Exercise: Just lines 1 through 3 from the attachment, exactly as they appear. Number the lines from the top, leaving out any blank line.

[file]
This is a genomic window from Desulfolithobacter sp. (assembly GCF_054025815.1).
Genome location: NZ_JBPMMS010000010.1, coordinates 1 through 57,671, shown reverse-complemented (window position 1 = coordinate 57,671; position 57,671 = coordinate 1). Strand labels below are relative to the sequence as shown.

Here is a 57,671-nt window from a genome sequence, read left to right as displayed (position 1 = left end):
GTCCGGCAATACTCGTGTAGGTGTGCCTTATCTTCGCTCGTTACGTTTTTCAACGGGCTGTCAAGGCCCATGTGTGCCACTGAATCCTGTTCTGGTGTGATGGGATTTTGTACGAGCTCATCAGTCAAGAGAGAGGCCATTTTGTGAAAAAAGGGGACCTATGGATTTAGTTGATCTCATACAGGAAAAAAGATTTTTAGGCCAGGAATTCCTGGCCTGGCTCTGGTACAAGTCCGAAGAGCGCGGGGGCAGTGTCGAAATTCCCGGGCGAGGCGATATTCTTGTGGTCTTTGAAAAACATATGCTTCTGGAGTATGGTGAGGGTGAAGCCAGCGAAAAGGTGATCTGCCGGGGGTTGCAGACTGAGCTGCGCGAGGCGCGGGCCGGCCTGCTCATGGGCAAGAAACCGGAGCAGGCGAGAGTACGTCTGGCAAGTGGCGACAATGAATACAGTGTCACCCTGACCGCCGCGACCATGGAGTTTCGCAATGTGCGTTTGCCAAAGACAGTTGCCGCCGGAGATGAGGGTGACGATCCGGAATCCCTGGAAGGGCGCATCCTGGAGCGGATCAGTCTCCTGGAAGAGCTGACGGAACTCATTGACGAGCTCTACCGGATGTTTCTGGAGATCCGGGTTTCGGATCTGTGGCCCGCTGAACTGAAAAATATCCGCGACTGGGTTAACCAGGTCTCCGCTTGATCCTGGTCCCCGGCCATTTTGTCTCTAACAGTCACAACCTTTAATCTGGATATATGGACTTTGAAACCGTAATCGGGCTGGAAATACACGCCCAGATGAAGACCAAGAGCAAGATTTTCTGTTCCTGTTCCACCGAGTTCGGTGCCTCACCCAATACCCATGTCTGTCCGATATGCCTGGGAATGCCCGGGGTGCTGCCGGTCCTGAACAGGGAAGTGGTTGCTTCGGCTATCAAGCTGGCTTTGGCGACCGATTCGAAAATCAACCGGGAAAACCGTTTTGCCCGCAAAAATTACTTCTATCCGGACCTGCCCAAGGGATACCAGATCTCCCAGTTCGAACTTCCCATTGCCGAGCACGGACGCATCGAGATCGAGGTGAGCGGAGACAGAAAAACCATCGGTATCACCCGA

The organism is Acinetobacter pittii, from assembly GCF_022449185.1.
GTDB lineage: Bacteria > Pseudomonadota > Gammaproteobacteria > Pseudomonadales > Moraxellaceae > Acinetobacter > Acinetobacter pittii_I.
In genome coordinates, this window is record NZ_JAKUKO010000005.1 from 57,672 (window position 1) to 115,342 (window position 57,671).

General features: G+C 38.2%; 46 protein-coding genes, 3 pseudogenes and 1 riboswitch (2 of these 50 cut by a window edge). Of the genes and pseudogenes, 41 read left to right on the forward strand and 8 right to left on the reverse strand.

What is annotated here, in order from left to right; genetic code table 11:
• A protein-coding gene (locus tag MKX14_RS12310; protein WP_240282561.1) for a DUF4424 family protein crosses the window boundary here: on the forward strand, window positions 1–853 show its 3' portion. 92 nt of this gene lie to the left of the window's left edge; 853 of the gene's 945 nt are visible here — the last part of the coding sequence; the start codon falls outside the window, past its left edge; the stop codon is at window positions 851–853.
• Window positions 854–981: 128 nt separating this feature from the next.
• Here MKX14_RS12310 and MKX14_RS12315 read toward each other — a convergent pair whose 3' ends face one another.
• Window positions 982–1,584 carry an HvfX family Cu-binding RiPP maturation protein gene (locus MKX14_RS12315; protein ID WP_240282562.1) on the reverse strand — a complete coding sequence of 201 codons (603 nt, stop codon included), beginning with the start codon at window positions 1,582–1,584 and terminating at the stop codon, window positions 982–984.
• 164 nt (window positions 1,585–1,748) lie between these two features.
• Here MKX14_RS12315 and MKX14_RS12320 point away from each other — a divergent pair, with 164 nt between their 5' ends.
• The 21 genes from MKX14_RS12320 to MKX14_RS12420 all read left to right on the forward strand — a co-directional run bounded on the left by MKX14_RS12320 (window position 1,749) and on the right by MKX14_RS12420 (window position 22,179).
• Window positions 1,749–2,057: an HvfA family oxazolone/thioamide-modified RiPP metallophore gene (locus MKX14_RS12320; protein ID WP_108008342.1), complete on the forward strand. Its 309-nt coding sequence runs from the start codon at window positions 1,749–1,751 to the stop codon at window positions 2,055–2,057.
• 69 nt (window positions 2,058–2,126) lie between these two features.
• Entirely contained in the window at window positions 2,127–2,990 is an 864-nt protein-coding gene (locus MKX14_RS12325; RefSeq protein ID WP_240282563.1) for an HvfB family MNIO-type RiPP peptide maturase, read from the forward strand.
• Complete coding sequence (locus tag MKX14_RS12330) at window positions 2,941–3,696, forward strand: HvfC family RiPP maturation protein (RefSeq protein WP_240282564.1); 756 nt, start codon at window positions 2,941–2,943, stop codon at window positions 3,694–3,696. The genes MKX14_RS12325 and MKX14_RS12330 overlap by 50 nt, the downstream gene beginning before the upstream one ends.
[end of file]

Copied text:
This is a genomic window from Desulfolithobacter sp. (assembly GCF_054025815.1).
Genome location: NZ_JBPMMS010000010.1, coordinates 1 through 57,671, shown reverse-complemented (window position 1 = coordinate 57,671; position 57,671 = coordinate 1). Strand labels below are relative to the sequence as shown.

Here is a 57,671-nt window from a genome sequence, read left to right as displayed (position 1 = left end):